Barcelona's maritime specialization would be welcome in the Mediterranean.Well back in August 2014, I wrote here about “The Military Implications of Scottish and Catalonian Secession.” After this past weekend’s events in Catalonia, I thought that I should republish a slightly updated version of that essay, this time focusing on the Catalan question. It is important to remember, after all, that the secessionist government in Barcelona has indeed endorsed joining both the European Union and the North Atlantic Treaty Organization. Fairly, both organizations have warned that accession is not remotely automatic, depending rather on the agreement of every existing member state. Those are slightly different lists of 28 countries, and one must only remember the juvenile and endless exclusion of Macedonia by the Greeks—over a branding dispute—to understand how long a blackballing can last. As two of my Atlantic Council colleagues once questioned, the EU may not soon admit Catalonia, as some member states (particularly Belgium) have cause to fear further secessionist activity.
To rebuild robust air forces, Europeans should just get back to basics.Early last month, as David Cenciotti of The Aviationist reported, A-10Cs of the Maryland Air National Guard were again practicing landings and take-offs from stretches of highway in Estonia, though with occasional casualties amongst the roadsigns. About a year prior, it was A-10Cs of the Regulars, out of Whiteman Air Force Base in Missouri, doing the same thing on a different stretch of Estonian road. Notably absent from either exercise was the Luftwaffe, the Armée de l’Air, the Aeronautica Militare, and every other European air arm. Yes, they are rotating squadrons through the local air policing mission, but why are they sending no more? Again, those-in-the-know in Europe have been asserting that greater military capabilities without pan-European unification is all-too-difficult, but they won’t step up with a wing or two to actually protect Europeans along the Baltic. Fortunately, as I have been writing here at the end of the summer, I find that European countries can do better, and without the impossible political process of ever-closer union.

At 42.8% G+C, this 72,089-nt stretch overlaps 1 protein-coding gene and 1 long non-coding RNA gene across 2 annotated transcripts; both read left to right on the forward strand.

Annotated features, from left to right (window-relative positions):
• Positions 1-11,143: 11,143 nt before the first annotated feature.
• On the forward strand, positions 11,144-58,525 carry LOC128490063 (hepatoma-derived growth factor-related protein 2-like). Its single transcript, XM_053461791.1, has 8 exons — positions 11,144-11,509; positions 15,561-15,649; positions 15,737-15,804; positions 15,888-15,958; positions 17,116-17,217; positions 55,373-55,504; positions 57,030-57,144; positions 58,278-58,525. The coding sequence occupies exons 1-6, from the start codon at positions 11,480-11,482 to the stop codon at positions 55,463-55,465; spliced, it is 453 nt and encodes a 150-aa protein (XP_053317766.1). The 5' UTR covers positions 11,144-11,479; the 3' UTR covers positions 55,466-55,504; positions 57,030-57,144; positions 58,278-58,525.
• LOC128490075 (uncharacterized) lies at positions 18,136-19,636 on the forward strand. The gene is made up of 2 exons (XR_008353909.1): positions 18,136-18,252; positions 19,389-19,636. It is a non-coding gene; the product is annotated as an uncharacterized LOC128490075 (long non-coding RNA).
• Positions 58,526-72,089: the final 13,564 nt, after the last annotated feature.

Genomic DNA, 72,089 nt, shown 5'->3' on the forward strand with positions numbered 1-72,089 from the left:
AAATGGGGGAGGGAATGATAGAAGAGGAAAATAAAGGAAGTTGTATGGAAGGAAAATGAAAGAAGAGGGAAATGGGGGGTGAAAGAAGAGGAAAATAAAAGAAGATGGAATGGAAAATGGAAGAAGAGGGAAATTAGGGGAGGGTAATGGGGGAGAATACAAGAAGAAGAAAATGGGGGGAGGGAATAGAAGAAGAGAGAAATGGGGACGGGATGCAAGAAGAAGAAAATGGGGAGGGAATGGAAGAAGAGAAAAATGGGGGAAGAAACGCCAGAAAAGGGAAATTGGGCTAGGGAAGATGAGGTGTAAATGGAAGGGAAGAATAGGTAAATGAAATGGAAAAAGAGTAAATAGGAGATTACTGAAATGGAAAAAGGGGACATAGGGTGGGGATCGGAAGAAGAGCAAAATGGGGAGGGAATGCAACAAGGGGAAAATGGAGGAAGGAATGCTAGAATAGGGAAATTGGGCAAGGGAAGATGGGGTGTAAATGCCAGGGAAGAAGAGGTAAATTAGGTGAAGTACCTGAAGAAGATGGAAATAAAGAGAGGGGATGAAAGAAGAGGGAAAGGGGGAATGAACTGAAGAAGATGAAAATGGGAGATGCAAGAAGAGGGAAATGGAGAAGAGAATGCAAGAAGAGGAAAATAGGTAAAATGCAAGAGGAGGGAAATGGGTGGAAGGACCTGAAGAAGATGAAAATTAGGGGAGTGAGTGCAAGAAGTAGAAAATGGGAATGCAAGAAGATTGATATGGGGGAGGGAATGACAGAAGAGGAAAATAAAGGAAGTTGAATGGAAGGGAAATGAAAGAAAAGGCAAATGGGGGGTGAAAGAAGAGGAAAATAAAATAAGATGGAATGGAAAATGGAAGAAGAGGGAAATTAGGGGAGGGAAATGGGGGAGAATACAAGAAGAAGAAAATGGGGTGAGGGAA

To rebuild robust naval forces, Europeans should think less like Americans, and more like Russians.As I noted yesterday, Brexit has opened all sorts of talk about the future of British and European military activities. To continue the argument today, let’s tack towards naval matters. In “All the Queen's Ships” (Proceedings of the US Naval Institute, January 2017), James C. Bennett of the Economic Policy Centre in London recommended formation of a Union Navy, loosely composed of the Royal, Royal Canadian, Royal Australian, and Royal New Zealand Navies, under their single sovereign. As one might expect in his argument, “the four main Westminster democracies” could afford greater military capabilities together than separately. To an American, this might seem another brilliant idea that our allies will never get on with. But if practically speaking, discussing this is a waste of oxygen, then just how silly is talking about forming a single European Navy from the polyglot members of the European Union? To the contrary, Europeans can get on with rebuilding robust naval forces as a continent of equals—just by thinking less like Americans, and more like Russians.